The details for December 6, 2016 can be viewed here.
The UTC amateur registration database is here.
HERE are a few mode-specific comments addressing where modes are located now and probably where they are best placed in the future
Operator lists detailing stations that are two-way QSO-capable can be viewed here.
It was a noisier night in North America for many stations. Precipitation static plagued the eastern third of the continent as a strong system moved toward the Atlantic coast. A few storms remain this morning and noise is moderately elevated in the East. Oceania has been plagued with storms for quite some time and while those storms remain, the coastal storms of eastern Australia are less in number than in recent sessions. That is probably little consolation, however. A few storms remain in and around Japan.
Geomagnetic conditions are at unsettled to elevated quiet levels. The Bz is pointing to the South and solar wind velocities are averaging near 540 km/s and showing quite a bit of variability this morning. DST values remain at relatively steady negative levels. The A-index is 29 this morning.
Propagation was poor, at best, during the evening with some stations reporting wild QSB resulting in busted QSO’s. Signals were weaker than normal and additional noise was not helping. The morning appears to be a bit more optimistic, however.
Reverse beacon network reports for the session follow:
Jim, W5EST, presented the following screen capture of his WSJTx console showing JT9 receptions at his station in Little Rock, Arkansas:
Joe, VO1NA, reported that he operated a CW beacon on 477.7 kHz at 40 watts TPO with an ID every 30 seconds at 12 wpm. No reports have been received at this time.
Nicolas, F4DTL, reported yesterday that “TM77T special call for the annual mobilization “Telethon” in France” would be active on “JT9 and QRSS3 on MF every night from tomorrow evening until Sunday, JT9 : 475.500 kHz or QRSS3 : 476.200 kHz.” Additional information (in French) is available at https://evenement.telethon.fr/2017/
The following stations provided reports of their two-way QSO’s as well as any additional activity that might have occurred during this session (this is not necessarily a complete list – only what was reported!):
Luis, EA5DOM, completed JT9 QSO’s with ON7YD and EA2BCJ. Luis indicates that his Christmas CW transmissions will begin soon. Details will be forthcoming.
Frank, W3LPL, completed a JT9 QSO with K9MRI and noted that he has been active on JT9 recently. He added that he has shared two-way WSPR reports with K9FD (/KH6) for the fourth consecutive session.
Ken, K5DNL, completed JT9 QSO’s with WB4JWM and KA9OKH. Ken also called K9KFR in the early evening but QSB was very bad. Using WSPR overnight he reported eighteen stations and he received reports from 97 unique stations including YV7MAE and twelve Canadian stations. Ken shared two-way WSPR reports with K9FD (/KH6) and ZF1EJ.
Tom, WB4JWM, reported JT9 QSO’s with KA9OKH and K5DNL.
Ted, KC3OL, completed what may be a first time JT9 QSO with Robin, N0GMT, located in Kansas.
Neil, W0YSE, reported a JT9 QSO with “Keith, K0KE last evening around 0310z. He was -16 and he gave me a -20. I tried a few CQ’s this morning on JT9 around 1330z but no results.” Neil also added that “…last night my CW was picked up by N6TV (585 miles) and VE6WZ (561 miles) on their RBN’s.” Neil operated WSPR overnight, reporting the following:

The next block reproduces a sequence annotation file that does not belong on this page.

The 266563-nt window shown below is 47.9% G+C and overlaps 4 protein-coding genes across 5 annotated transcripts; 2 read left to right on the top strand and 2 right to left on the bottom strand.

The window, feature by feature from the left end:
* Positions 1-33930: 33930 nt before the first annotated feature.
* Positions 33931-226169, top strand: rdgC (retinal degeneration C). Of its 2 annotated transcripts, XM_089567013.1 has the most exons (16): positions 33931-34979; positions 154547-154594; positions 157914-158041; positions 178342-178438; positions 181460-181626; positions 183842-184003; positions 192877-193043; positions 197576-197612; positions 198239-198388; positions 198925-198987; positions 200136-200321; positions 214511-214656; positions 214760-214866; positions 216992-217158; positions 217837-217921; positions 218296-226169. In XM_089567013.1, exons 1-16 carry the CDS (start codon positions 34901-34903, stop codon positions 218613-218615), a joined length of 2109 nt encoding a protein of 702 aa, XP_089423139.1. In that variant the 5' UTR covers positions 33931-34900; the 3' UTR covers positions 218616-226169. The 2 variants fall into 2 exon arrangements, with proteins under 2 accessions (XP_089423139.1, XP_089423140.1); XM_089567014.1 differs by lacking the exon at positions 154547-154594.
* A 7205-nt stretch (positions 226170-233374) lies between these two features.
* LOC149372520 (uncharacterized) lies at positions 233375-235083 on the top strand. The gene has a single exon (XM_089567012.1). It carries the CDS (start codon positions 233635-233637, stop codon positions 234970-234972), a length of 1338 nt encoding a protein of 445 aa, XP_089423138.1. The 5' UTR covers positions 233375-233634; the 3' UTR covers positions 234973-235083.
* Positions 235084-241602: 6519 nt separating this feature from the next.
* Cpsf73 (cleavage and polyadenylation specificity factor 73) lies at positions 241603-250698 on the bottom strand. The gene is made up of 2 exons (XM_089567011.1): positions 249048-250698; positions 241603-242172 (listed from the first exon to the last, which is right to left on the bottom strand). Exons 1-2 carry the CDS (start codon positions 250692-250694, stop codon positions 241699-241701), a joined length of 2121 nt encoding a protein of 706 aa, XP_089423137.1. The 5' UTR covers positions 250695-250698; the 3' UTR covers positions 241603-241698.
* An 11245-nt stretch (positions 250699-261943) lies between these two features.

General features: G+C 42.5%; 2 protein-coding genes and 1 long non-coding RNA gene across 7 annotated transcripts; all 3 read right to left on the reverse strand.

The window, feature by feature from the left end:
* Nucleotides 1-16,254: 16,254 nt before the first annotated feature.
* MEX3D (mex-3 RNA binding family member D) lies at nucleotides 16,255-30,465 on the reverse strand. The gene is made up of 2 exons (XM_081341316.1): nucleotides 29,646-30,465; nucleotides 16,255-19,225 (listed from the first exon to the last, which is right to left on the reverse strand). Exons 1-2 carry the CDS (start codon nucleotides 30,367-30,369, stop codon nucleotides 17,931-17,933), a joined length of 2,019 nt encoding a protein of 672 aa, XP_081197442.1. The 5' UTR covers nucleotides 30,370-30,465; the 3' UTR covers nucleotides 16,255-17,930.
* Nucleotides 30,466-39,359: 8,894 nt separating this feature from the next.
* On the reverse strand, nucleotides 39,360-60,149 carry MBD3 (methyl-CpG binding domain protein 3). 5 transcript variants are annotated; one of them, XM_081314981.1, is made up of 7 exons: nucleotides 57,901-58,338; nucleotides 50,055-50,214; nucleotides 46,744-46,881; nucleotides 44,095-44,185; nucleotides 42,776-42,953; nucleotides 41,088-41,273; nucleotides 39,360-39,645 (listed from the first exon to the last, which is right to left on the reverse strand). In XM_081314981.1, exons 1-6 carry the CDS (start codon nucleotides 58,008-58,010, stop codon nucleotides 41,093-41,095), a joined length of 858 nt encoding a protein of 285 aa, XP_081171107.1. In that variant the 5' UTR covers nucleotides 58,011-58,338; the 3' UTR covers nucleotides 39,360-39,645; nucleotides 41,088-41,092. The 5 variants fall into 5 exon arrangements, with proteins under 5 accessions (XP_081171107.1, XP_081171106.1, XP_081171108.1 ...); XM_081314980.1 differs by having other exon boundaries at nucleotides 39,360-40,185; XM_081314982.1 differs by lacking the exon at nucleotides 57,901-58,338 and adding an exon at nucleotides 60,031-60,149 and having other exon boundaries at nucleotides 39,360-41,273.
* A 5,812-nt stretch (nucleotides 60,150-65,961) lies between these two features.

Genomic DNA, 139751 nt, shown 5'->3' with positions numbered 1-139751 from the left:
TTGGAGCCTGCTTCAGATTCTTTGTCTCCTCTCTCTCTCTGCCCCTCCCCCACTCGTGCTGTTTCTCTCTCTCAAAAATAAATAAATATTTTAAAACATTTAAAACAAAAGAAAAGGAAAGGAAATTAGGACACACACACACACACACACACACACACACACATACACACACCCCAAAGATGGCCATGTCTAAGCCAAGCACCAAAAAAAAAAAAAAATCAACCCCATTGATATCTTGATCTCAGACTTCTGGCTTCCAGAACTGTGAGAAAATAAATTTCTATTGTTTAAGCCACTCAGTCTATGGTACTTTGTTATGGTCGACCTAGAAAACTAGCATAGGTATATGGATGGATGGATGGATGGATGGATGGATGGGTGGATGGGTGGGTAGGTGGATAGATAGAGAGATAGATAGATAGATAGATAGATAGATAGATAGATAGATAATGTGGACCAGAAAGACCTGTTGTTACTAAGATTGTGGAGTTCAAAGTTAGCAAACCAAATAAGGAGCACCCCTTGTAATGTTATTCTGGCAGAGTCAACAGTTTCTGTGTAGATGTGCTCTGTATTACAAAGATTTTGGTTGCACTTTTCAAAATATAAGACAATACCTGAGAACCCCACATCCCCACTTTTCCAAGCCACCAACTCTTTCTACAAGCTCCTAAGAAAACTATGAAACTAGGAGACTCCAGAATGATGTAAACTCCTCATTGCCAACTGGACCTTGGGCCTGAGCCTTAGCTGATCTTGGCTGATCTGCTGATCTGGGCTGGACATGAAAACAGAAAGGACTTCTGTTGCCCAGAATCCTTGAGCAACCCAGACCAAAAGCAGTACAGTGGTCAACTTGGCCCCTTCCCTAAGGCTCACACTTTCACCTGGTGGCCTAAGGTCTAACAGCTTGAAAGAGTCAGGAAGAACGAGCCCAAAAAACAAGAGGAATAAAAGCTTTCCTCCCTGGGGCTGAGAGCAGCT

“Here are my outbound WSPR results: Out of 45 spotters, these are the most distant this session…
…and, I decoded these 5: AE5X, K4SV, K5DNL, K9FD, KL7L, KR6LA, NU6O”
Al, K2BLA, reported that he was not active during the evening. This morning he indicated no JT9 activity but using WSPR overnight, he heard ten stations and he received reports from 48 unique stations.
Robert, KR7O, reported “Poor CDX and activity, but still a few signals from the SE. K4SV (22/-17), K2BLA (-24), ZF1EJ (4/-26).
KL7L – 35 spots, -17 (surprising given the ST numbers)
K9FD – 75 spots, -10 (significant degradation in signal strength from normal)
VK4YB – nil“
It was a slow evening at KB5NJD. Signals were weak in spite of low noise in North Texas. I received an email report of my CQ’s on CW from Ed, W0SD, who is completing his station construction. K4EJQ was relatively steady but definitely not on a peak when I was listening. I QRT’ed relatively early to return this morning at 1030z to find significantly better band conditions and propagation. I had a number of reverse beacon reports from both coasts and finished the session with a local CW sked with KF5RY.
Trans-Atlantic WSPR summary follows:
AA1A -> PA0O
EA5DOM -> AA1A, KA1R
Trans-Pacific WSPR summary follows:
K9FD -> 7L1RLL4, JA1PKG, JA3TVF, JE1JDL, JH1INM, JH3XCU, KL7L, TNUKJPM, VK2XGJ, VK4YB
VK4YB -> CF7MM, JA1PKG, JA3TVF, K9FD, KL7L, KPH, KR6LA, NU6O, VE6JY, VE6WZ, VE6XH, VE7CA, VE7SL
Regional and continental WSPR breakdowns follow:
Eden, ZF1EJ, reported five WSPR stations and he received reports from 72 unique stations including YV7MAE and K9FD.
Martin, YV7MAE, reported two WSPR stations including K5DNL and ZF1EJ.
Laurence, KL7L, continues to listen as KL7L/KH6, reporting K9FD on WSPR and CW from a difficult location at the resort (photo included below). Back in Alaska as KL7L, Laurence reported five WSPR stations including VK4YB. He received reports from eleven unique stations including JA1PKG and he shared two-way reports with K9FD, KR6LA, NU6O and W0YSE.
Merv, K9FD (/KH6), reported eleven WSPR stations including VK4YB and ZF1EJ. He shared two-way WSPR reports with VK4YB, K2BLA, K5DNL, KR6LA, NU6O, W0YSE, W3LPL, and KL7L. Merv received reports from 46 unique stations including 7L1RLL4, JA1PKG, JA3TVF, JE1JDL, JH1INM, JH3XCU, KL7L, TNUKJPM, VK2XGJ and VK4YB.
Additions, corrections, clarifications, etc? Send me a message on the Contact page or directly to KB5NJD gmail dot (com)!